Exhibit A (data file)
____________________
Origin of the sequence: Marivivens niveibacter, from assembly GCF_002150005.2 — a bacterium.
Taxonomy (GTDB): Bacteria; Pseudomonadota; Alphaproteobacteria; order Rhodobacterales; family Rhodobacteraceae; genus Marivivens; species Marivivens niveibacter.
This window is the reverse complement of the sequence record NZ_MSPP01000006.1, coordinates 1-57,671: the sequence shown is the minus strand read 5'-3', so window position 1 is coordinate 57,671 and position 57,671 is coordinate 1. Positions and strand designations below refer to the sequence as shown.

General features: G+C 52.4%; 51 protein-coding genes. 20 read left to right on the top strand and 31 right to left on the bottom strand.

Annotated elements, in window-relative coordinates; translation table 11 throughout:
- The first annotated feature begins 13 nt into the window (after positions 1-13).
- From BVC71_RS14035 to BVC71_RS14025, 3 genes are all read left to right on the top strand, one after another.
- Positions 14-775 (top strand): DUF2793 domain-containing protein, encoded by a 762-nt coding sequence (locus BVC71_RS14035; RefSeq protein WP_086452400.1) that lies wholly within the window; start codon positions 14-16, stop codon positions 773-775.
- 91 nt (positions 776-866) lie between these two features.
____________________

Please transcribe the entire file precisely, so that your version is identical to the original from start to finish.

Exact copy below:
Origin of the sequence: Marivivens niveibacter, from assembly GCF_002150005.2 — a bacterium.
Taxonomy (GTDB): Bacteria; Pseudomonadota; Alphaproteobacteria; order Rhodobacterales; family Rhodobacteraceae; genus Marivivens; species Marivivens niveibacter.
This window is the reverse complement of the sequence record NZ_MSPP01000006.1, coordinates 1-57,671: the sequence shown is the minus strand read 5'-3', so window position 1 is coordinate 57,671 and position 57,671 is coordinate 1. Positions and strand designations below refer to the sequence as shown.

General features: G+C 52.4%; 51 protein-coding genes. 20 read left to right on the top strand and 31 right to left on the bottom strand.

Annotated elements, in window-relative coordinates; translation table 11 throughout:
- The first annotated feature begins 13 nt into the window (after positions 1-13).
- From BVC71_RS14035 to BVC71_RS14025, 3 genes are all read left to right on the top strand, one after another.
- Positions 14-775 (top strand): DUF2793 domain-containing protein, encoded by a 762-nt coding sequence (locus BVC71_RS14035; RefSeq protein WP_086452400.1) that lies wholly within the window; start codon positions 14-16, stop codon positions 773-775.
- 91 nt (positions 776-866) lie between these two features.